Despite these execution-related missteps around its consumer and direct-metal segments, 3D Systems' growing order book suggests that the underlying demand for its products and services remains unabated.
The margin story
3D Systems' third-quarter gross profit margin held steady from the second quarter, but fell about 480 basis points year over year. By segment, a rebound in 3D Systems' lush materials gross profit margin counterbalanced the slide that its 3D printers and products experienced -- the latter of which represented about 44% of total sales.
Although 3D Systems has attributed its declining product gross profit margin to a variety of temporary factors, including a high concentration of upcoming product launches and manufacturing capacity build-out, investors should continue to monitor the profitability of the company's printers and products to make sure more serious issues like pricing pressures aren't driving margins lower. After all, companies that can maintain their profitability in the face of increased competition often offer a differentiated product, and gross margins can provide added insight into this area.
A short-term trade-off
To capitalize on its market opportunity, 3D Systems' operating expenses continued to trend higher in the third quarter, and came at the expense of operating profits and net income. In other words, 3D Systems remains more focused on the long-term operating performance of the business than with short-term results.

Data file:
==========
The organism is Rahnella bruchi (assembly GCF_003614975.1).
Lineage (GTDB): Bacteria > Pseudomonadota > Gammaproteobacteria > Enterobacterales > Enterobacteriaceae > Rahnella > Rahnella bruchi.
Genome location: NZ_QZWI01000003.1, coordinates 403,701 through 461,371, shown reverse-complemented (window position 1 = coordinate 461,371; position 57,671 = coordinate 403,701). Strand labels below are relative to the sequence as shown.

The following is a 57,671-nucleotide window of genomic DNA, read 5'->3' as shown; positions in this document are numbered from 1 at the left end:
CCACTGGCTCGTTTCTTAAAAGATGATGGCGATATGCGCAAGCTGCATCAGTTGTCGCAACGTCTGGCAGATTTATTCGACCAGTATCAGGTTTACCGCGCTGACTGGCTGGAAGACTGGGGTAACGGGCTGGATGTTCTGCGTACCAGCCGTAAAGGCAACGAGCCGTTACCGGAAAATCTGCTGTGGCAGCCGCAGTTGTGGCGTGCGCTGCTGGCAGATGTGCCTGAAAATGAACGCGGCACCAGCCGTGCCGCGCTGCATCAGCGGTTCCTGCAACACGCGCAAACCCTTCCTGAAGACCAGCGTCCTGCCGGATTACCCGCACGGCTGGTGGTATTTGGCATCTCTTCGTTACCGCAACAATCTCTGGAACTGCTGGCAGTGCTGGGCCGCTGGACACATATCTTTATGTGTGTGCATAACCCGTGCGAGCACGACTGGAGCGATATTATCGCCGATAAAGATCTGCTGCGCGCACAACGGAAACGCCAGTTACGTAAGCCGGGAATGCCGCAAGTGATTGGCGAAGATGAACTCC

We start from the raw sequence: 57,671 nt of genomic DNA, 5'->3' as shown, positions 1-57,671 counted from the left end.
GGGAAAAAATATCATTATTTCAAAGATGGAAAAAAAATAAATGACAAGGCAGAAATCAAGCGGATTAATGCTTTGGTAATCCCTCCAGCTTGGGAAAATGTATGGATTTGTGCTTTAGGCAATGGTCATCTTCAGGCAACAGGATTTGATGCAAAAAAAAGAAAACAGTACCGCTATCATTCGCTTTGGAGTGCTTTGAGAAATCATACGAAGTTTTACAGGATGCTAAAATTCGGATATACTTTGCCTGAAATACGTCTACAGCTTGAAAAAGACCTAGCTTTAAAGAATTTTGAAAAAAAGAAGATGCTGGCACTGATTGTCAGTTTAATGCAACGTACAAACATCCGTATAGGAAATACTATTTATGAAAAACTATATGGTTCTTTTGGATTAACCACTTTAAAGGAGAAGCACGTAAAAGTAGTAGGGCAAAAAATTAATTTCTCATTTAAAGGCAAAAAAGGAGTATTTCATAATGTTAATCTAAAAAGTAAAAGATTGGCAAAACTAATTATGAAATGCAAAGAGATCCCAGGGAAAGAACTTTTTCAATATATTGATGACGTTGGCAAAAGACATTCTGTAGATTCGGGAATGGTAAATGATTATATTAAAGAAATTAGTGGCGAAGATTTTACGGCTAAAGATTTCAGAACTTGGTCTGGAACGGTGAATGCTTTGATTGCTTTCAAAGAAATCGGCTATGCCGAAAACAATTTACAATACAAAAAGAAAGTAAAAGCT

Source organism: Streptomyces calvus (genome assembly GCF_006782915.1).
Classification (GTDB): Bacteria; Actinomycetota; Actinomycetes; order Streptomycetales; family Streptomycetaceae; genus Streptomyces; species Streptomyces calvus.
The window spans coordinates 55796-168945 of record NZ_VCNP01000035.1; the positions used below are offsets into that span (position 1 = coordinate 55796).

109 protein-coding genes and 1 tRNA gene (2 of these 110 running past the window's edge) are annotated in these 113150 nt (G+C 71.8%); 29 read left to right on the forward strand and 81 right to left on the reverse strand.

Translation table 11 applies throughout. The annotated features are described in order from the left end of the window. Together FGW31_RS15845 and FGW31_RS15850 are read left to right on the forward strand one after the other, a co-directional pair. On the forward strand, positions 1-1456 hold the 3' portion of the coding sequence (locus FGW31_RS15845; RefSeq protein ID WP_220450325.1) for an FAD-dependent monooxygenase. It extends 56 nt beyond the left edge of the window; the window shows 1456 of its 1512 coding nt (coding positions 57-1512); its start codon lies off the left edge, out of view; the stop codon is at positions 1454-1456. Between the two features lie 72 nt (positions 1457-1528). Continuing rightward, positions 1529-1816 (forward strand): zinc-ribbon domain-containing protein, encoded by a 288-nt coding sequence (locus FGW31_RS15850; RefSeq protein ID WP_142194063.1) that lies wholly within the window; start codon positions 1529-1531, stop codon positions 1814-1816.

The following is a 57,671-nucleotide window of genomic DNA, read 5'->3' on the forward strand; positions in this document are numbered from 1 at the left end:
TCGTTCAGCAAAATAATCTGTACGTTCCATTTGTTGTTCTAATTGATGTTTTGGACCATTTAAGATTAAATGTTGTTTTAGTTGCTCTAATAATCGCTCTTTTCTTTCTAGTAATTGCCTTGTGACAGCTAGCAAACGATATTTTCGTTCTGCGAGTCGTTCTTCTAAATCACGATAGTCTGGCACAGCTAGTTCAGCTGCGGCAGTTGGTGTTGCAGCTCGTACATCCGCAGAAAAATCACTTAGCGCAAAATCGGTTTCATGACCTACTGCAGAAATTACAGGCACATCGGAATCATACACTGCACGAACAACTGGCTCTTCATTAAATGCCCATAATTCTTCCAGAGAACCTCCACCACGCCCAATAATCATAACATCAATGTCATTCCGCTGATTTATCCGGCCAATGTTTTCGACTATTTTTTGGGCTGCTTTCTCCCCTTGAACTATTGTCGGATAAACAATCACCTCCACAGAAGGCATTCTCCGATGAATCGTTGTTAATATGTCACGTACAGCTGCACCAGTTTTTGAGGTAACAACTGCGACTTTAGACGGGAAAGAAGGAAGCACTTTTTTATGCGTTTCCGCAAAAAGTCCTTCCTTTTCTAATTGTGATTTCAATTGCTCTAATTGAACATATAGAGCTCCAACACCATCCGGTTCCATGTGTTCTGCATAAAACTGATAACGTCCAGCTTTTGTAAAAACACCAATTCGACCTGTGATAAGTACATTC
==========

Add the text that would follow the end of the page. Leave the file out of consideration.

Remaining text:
Longer term, 3D Systems' management anticipates that its stepped-up investment in operating expenses will begin to normalize and will result in the company's operating leverage becoming more pronounced.
Inventories still rising
3D Systems' inventories continued to rise in the third quarter, which management attributed to acquiring Simbionix, a leading surgical simulation equipment company, and also from a buildup of inventory for existing products, especially around the ramping-up of its second metal 3D printing manufacturing line.
Given the nature of 3D Systems' inventory build and how it was in line with its sequential revenue growth on a total dollar basis, it doesn't appear to be raising any major flags.
It appears that the worst of 3D Systems' temporary execution issues around manufacturing constraints and delayed product shipments will soon be behind it, and investors should look for signs of improvement on this front in future quarters. However, 3D Systems' gross profit margin, particularly on the 3D printers themselves, is an area of concern that investors should continue to monitor going forward.
Execution issues aside, 3D Systems' earnings were quite decent for a company in the middle of a heavy investment period and actively working to improve its execution. As a long-term-focused 3D Systems shareholder, there isn't enough here for me to take action either way, so I'll simply continue holding on to my shares.
Steve Heller owns shares of 3D Systems and Apple. The Motley Fool recommends and owns shares of 3D Systems and Apple. Try any of our Foolish newsletter services free for 30 days. We Fools may not all hold the same opinions, but we all believe that considering a diverse range of insights makes us better investors. The Motley Fool has a disclosure policy.